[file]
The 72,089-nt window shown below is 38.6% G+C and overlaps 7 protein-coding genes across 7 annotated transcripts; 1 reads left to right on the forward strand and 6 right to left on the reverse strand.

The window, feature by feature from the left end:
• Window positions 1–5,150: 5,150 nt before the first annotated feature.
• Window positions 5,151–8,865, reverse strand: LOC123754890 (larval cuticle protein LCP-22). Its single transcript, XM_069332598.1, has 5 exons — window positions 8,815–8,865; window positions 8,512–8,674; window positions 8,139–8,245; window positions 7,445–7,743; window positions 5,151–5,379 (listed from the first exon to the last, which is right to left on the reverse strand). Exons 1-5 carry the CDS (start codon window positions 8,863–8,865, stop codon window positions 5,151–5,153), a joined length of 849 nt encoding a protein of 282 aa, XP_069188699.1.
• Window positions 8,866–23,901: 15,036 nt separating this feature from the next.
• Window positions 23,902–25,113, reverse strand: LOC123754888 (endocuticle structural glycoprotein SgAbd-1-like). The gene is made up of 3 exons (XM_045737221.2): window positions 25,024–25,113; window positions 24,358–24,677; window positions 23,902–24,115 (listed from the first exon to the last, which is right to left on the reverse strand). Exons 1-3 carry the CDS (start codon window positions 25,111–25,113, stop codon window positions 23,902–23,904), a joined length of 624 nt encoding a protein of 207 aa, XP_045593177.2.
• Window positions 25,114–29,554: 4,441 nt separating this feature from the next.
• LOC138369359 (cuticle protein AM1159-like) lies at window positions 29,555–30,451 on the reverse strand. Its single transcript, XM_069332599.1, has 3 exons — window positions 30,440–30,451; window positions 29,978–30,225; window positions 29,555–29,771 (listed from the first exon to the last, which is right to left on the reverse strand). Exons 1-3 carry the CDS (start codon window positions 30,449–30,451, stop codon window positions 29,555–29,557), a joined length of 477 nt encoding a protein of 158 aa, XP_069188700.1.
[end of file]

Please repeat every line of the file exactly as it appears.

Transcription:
The 72,089-nt window shown below is 38.6% G+C and overlaps 7 protein-coding genes across 7 annotated transcripts; 1 reads left to right on the forward strand and 6 right to left on the reverse strand.

The window, feature by feature from the left end:
• Window positions 1–5,150: 5,150 nt before the first annotated feature.
• Window positions 5,151–8,865, reverse strand: LOC123754890 (larval cuticle protein LCP-22). Its single transcript, XM_069332598.1, has 5 exons — window positions 8,815–8,865; window positions 8,512–8,674; window positions 8,139–8,245; window positions 7,445–7,743; window positions 5,151–5,379 (listed from the first exon to the last, which is right to left on the reverse strand). Exons 1-5 carry the CDS (start codon window positions 8,863–8,865, stop codon window positions 5,151–5,153), a joined length of 849 nt encoding a protein of 282 aa, XP_069188699.1.
• Window positions 8,866–23,901: 15,036 nt separating this feature from the next.
• Window positions 23,902–25,113, reverse strand: LOC123754888 (endocuticle structural glycoprotein SgAbd-1-like). The gene is made up of 3 exons (XM_045737221.2): window positions 25,024–25,113; window positions 24,358–24,677; window positions 23,902–24,115 (listed from the first exon to the last, which is right to left on the reverse strand). Exons 1-3 carry the CDS (start codon window positions 25,111–25,113, stop codon window positions 23,902–23,904), a joined length of 624 nt encoding a protein of 207 aa, XP_045593177.2.
• Window positions 25,114–29,554: 4,441 nt separating this feature from the next.
• LOC138369359 (cuticle protein AM1159-like) lies at window positions 29,555–30,451 on the reverse strand. Its single transcript, XM_069332599.1, has 3 exons — window positions 30,440–30,451; window positions 29,978–30,225; window positions 29,555–29,771 (listed from the first exon to the last, which is right to left on the reverse strand). Exons 1-3 carry the CDS (start codon window positions 30,449–30,451, stop codon window positions 29,555–29,557), a joined length of 477 nt encoding a protein of 158 aa, XP_069188700.1.